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An excerpt from www.HouseOfNames.com archives copyright 2000 - 2017


The name MacCrainay was first used in the ancient Scottish kingdom of Dalriada. It indicates that the first bearer lived on the island of Jura in the Inner Hebrides. The name is derived from Gaelic Mac Crain.

MacCrainay Early Origins



The surname MacCrainay was first found in the islands of Jura and Islay, where they held a family seat from very ancient times, some say well before the Norman Conquest and the arrival of Duke William at Hastings in 1066 A.D.

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MacCrainay Spelling Variations


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MacCrainay Spelling Variations



Medieval spelling was at best an intuitive process, and translation between Gaelic and English was no more effective. These factors caused an enormous number of spelling variations in Dalriadan names. In fact, it was not uncommon to see a father and son who spelled their name differently. Over the years, MacCrainay has been spelled MacCraney, Craney, Crainey, MacCrain, McCranie, MacCranny, MacCranne, MacCranney, MacCrayne and many more.

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MacCrainay Early History


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MacCrainay Early History



This web page shows only a small excerpt of our MacCrainay research. Another 221 words (16 lines of text) covering the years 180 , 1625, 1649, 1856 and 128. are included under the topic Early MacCrainay History in all our PDF Extended History products and printed products wherever possible.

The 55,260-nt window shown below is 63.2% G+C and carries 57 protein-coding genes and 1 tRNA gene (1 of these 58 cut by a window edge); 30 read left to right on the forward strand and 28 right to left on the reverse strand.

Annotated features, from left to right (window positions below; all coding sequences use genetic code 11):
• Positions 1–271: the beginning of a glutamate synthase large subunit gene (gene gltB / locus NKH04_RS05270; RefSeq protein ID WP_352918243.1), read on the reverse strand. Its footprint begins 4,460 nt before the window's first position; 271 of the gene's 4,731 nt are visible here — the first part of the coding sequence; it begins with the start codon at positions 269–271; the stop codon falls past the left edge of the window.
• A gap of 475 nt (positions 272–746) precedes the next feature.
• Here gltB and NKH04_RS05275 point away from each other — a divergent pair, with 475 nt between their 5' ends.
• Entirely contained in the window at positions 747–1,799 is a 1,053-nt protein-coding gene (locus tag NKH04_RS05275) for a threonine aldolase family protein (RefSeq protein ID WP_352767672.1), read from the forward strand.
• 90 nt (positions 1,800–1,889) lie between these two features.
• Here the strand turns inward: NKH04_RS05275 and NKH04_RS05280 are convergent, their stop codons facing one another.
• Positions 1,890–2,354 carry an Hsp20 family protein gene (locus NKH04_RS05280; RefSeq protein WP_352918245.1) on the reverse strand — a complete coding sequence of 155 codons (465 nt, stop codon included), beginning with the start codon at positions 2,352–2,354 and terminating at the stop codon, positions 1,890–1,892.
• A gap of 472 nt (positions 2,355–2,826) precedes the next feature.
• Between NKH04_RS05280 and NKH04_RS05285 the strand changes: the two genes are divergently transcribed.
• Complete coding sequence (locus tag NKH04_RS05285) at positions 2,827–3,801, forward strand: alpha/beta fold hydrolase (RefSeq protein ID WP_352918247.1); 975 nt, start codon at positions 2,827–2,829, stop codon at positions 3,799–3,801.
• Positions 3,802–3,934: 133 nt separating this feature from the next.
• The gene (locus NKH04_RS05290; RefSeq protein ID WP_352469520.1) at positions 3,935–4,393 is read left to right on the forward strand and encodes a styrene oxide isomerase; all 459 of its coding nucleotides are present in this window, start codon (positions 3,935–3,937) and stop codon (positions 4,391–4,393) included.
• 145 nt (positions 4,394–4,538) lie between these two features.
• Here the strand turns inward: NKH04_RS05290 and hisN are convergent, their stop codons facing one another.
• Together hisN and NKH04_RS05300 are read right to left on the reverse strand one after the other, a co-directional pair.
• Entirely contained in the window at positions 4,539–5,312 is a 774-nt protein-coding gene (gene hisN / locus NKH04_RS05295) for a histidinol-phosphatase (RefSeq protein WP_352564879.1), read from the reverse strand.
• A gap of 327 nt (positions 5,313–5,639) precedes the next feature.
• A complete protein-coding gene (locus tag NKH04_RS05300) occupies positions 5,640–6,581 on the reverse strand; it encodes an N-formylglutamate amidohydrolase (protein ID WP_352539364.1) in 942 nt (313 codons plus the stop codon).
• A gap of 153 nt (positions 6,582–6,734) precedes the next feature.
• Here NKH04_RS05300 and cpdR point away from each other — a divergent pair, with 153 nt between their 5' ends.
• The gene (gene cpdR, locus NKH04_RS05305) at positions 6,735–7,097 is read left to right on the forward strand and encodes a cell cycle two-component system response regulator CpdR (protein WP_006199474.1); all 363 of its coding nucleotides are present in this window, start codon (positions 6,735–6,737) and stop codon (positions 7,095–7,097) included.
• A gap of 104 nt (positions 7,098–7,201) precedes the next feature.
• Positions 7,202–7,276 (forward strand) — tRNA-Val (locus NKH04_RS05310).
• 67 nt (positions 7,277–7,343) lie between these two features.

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MacCrainay Early Notables (pre 1700)


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MacCrainay Early Notables (pre 1700)



More information is included under the topic Early MacCrainay Notables in all our PDF Extended History products and printed products wherever possible.

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MacCrainay In Ireland


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MacCrainay In Ireland



Some of the MacCrainay family moved to Ireland, but this topic is not covered in this excerpt. Another 125 words (9 lines of text) about their life in Ireland is included in all our PDF Extended History products and printed products wherever possible.

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The Great Migration


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The Great Migration



Many of the ancestors of Dalriadan families who arrived in North America still live in communities along the east coast of Canada and the United States. In the American War of Independence many of the original settlers traveled north to Canada as United Empire Loyalists. In the late 19th and early 20th centuries the ancestors of many Scots began recovering their collective national heritage through Clan societies, highland games, and other patriotic events. Research into the origins of individual families in North America revealed records of the immigration of a number of people bearing the name MacCrainay or a variant listed above: Peter Dow Maccraing, who was banished to America in 1766; Owen McCraney, who came to New York, NY in 1803; Mathew and Patrick Craney who settled in Philadelphia in 1846.